A total number of 16 families of fish comprising 100 species have so far been documented from the freshwater ecosystem. However, record from for Sierra Leone freshwater fish species is 167 (Eagbayani, 2007; Dsantos, 2014). Most of the fish species that occur within the rivers of Sierra Leone include Brycinus longipinnis, Epiplatys fasciolatus, Hepsetus odoe, Ctenopoma kingsleyi kingsleyae, Hemichromis fasciatus, Tilapia sp., Clarias gariepinus, Clarias laeviceps and Mormyrus macrophaalus. Important families, as in most African rivers, include Cichlidae, Cyprinidae, Mormyridae, Characidae and Clariidae (Payne et al, 2006 cited in BHEP, 2006). Several species of catfish including Bagrus bayad, Synodontis nigrita, Clarias platycephalas, Clarias lazera and Chysichthys furcatus also occur in the rivers, lakes and lagoons (Payne, 1986, NBSAP, 2013).


        Project Activities that May Cause Impacts

The main project activities with the greatest potential to impact ecosystems, flora and fauna include construction of transmission line right-of-way, access roads, and substations; installation of conductor wires; and maintenance activities along the transmission corridors.


       Potential Physical Impacts to Fauna

Potential physical impacts to fauna that could arise as a result of the CLSG Project in Sierra Leone include:

        • Avian and bat collisions and electrocutions
        • Den and nest destruction
        • Destruction of habitats of herpetofauna
        • Temporary obstruction of movement of wild-herbivores
        • Exposure of wild herbivore to electric and magnetic fields
        • Other physical impacts, including crushing of eggs, suffocation etc.


        Potential Impacts on Terrestrial Habitat

The construction, operation and maintenance of substations and transmission line right-of-way, especially for sections that pass through or very close forested areas, will result in alteration and disruption to terrestrial habitat. Excavation, grading, and earthmoving activities physically disturb and remove topsoil which contains plant seeds and invertebrates which are critical for a healthy ecosystem. Erosion and associated loss of topsoil become a concern in terrestrial habitats due to construction activities. In some locations, including that portion of the route that passes very close to the Nimini Forest Reserve, access may be made by helicopter. Maintenance activities for the project to control vegetation will be conducted mechanically with cutting activities occurring every six to eight years. Herbicides will not be used for vegetation control, which reduces the potential impacts to plants and to terrestrial habitat.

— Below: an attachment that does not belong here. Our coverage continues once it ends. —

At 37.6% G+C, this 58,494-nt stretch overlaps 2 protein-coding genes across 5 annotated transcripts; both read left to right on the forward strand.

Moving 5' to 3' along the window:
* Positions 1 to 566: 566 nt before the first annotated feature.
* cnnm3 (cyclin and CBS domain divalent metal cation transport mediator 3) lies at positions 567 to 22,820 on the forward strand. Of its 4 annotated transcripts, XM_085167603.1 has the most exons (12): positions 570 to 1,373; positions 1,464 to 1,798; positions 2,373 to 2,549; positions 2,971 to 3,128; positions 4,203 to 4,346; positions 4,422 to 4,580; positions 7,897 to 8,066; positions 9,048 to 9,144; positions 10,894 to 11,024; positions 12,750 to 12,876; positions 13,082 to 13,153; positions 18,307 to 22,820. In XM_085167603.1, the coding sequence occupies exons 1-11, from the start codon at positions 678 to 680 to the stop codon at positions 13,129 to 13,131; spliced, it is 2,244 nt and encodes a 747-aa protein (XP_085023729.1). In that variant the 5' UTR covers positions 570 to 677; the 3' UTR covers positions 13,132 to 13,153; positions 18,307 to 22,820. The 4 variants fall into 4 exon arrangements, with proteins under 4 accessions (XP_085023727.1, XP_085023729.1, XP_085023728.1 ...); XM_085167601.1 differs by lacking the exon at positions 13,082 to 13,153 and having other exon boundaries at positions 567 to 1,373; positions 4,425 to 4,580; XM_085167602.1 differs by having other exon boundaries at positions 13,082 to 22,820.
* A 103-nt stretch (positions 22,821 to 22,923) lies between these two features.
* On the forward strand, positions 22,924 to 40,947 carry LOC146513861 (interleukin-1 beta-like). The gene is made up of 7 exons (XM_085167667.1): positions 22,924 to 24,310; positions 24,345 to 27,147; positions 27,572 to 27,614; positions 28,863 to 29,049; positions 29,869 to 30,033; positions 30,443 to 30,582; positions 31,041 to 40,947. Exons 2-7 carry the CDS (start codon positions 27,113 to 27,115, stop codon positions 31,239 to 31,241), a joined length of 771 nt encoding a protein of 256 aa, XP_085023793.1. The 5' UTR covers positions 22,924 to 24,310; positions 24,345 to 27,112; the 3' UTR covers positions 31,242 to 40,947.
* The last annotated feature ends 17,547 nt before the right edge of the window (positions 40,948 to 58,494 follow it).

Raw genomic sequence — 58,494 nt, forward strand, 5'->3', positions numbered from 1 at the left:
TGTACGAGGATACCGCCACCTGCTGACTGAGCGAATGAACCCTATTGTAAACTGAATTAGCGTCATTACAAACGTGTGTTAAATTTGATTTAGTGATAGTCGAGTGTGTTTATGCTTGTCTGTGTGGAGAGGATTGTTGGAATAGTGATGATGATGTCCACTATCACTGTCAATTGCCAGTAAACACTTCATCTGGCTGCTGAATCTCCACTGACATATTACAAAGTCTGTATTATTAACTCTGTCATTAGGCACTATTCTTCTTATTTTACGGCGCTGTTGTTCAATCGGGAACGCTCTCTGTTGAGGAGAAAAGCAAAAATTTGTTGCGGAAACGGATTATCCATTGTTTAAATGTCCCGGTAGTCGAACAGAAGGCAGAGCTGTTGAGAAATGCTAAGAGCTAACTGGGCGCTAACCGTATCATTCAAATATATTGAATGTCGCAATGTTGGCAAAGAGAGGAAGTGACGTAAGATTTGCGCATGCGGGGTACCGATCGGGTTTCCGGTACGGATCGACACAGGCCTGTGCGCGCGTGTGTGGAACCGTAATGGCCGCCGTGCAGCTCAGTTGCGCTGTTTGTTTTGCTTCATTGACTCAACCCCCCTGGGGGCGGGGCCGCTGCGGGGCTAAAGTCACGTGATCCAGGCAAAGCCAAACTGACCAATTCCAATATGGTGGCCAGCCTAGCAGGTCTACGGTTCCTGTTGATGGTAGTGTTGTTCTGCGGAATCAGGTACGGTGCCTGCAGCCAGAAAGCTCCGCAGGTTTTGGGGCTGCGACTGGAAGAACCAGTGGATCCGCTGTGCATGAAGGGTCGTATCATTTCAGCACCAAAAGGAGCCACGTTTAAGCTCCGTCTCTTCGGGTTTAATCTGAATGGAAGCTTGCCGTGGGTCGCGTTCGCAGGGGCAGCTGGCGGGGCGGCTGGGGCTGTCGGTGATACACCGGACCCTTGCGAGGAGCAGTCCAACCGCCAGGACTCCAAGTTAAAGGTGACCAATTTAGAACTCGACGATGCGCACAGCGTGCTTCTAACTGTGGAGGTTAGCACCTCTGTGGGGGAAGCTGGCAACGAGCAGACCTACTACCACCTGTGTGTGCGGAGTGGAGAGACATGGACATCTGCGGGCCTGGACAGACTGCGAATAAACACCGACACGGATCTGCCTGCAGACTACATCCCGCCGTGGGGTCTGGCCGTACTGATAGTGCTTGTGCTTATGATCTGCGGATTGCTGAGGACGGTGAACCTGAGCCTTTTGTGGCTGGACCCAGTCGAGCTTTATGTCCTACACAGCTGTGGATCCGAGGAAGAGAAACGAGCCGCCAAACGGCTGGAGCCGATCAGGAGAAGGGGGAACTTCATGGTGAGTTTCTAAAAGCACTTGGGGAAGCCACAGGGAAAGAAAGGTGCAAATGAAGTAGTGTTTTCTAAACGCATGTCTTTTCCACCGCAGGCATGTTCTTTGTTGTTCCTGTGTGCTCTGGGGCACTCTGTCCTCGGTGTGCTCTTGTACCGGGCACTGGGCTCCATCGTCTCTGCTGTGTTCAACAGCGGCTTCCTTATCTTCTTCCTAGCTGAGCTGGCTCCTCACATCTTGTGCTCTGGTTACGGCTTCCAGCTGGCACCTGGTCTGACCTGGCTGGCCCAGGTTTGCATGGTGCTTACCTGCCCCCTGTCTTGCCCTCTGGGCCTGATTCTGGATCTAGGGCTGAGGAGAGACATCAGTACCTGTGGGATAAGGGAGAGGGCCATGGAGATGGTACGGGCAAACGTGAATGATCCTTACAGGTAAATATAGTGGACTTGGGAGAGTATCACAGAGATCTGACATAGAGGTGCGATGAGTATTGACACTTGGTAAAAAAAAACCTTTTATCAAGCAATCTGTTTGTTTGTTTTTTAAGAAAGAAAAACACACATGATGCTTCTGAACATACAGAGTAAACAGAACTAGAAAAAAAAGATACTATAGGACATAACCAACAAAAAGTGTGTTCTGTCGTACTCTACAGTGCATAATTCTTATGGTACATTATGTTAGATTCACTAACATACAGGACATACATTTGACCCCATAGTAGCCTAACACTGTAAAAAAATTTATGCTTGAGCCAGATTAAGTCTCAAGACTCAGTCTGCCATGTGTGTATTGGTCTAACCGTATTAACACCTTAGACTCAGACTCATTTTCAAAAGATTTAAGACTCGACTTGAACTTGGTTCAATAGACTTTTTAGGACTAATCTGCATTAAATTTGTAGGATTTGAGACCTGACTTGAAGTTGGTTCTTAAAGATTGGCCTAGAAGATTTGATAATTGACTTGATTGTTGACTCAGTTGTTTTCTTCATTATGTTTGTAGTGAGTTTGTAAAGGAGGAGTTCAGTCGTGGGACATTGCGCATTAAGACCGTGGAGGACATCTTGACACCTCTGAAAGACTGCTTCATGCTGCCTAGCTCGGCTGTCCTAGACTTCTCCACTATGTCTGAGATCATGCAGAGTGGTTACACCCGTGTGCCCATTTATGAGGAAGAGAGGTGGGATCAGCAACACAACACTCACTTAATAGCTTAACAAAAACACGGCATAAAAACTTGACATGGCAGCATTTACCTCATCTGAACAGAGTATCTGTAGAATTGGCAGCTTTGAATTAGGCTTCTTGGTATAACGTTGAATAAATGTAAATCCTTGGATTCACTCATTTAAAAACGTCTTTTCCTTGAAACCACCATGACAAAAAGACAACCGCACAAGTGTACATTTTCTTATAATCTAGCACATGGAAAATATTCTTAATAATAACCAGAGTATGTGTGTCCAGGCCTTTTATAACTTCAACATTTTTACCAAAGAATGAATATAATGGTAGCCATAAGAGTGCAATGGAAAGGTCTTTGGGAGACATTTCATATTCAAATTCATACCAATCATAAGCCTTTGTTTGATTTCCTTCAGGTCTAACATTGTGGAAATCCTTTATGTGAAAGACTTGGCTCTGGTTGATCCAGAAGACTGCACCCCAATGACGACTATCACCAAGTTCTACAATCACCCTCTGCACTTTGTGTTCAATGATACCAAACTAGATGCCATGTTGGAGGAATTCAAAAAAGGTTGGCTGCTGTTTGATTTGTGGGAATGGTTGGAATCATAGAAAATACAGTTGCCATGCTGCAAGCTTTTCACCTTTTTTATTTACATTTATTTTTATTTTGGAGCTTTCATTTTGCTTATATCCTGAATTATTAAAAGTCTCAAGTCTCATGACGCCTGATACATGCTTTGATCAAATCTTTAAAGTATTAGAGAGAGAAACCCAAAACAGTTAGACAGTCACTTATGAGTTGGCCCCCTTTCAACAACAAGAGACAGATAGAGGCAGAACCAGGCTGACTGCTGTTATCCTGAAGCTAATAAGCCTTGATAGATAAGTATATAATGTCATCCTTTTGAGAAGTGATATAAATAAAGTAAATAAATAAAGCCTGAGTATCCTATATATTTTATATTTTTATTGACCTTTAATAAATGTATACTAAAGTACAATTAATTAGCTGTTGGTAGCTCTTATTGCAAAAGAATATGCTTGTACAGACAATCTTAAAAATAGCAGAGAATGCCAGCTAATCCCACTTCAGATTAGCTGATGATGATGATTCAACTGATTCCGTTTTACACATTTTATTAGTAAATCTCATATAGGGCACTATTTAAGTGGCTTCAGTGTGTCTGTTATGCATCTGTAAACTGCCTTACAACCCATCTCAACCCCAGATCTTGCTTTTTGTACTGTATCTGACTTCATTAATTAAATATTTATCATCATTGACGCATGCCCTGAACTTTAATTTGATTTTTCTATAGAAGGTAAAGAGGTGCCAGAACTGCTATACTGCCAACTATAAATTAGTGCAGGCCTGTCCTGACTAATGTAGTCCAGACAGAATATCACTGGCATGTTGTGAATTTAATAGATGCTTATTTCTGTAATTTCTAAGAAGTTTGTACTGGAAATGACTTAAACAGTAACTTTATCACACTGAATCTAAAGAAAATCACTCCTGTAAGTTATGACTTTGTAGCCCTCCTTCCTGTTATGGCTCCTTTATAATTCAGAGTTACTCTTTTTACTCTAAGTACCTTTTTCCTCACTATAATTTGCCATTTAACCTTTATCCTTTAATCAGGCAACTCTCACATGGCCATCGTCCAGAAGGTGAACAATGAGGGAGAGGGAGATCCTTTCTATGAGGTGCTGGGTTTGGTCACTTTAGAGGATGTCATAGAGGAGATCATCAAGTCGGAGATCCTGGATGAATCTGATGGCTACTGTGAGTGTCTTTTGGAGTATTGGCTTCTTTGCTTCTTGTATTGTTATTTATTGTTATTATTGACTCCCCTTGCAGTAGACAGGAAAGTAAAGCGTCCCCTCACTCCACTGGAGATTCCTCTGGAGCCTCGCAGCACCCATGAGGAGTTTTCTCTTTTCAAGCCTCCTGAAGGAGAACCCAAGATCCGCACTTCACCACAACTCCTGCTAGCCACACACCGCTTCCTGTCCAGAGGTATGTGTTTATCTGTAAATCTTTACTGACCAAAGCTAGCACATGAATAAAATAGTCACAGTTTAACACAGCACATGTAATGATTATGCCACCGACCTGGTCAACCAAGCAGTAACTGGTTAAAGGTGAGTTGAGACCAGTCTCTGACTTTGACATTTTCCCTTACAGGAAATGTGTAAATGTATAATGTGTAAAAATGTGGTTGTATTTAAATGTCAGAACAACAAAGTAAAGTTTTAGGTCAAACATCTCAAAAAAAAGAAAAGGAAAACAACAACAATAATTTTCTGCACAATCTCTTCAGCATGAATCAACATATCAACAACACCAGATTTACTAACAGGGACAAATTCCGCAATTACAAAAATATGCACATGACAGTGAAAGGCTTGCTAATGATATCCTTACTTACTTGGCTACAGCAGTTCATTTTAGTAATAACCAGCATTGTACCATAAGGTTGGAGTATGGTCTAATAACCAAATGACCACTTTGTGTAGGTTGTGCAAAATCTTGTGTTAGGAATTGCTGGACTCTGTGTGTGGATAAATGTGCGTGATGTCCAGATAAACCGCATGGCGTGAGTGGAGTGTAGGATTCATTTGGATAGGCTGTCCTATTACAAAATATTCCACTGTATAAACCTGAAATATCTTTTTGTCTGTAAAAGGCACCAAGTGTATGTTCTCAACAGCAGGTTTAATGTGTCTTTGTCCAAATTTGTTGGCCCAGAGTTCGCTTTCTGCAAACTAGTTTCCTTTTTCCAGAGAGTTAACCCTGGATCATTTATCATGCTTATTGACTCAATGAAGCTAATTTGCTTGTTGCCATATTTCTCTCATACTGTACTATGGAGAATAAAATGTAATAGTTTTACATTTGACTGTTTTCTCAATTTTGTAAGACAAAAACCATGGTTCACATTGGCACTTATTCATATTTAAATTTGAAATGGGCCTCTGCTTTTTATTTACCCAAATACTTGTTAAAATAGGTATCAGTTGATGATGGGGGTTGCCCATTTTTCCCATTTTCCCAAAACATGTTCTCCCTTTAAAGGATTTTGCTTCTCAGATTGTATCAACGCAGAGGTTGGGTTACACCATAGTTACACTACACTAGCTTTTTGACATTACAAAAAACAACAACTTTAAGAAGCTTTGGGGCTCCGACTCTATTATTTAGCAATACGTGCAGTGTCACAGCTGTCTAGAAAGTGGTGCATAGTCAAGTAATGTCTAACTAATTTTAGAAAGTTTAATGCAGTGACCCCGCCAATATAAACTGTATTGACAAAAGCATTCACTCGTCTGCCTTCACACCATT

Adequate terrestrial habitat is critical for the survival of plant species, and must provide suitable food resources, territory, loafing areas, nesting sites, and reproduction dens for birds and animals which depend on the ecosystem. Major impacts of the project are expected to be loss of wildlife habitat including fragmentation of forest, potential for forest fires, and establishment of non-native invasive species due to site development and the presence of construction workers, vehicles and machinery, disturbance of soil and vegetation, and trimming and removal of trees. These are described in more detail below.


       Potential Impacts on Aquatic Habitat

Construction and maintenance activities may negatively impact water quality of streams, water bodies and groundwater, resulting in potential impacts on local aquatic habitat and downstream river biota, communities, and fisheries. Impacts to water quality may result from erosion and accumulation of sediment and organic debris in water bodies (for example, at river crossings of the transmission line right-of-way and access roads.
Chemical contamination may occur from use and spills of pesticides, liquid fuels or lubricants, equipment coolants, and transformer lubricants. Increased nutrient loads may result from erosion and use of fertilizers. Changes in stream flows may affect fish and aquatic biota populations.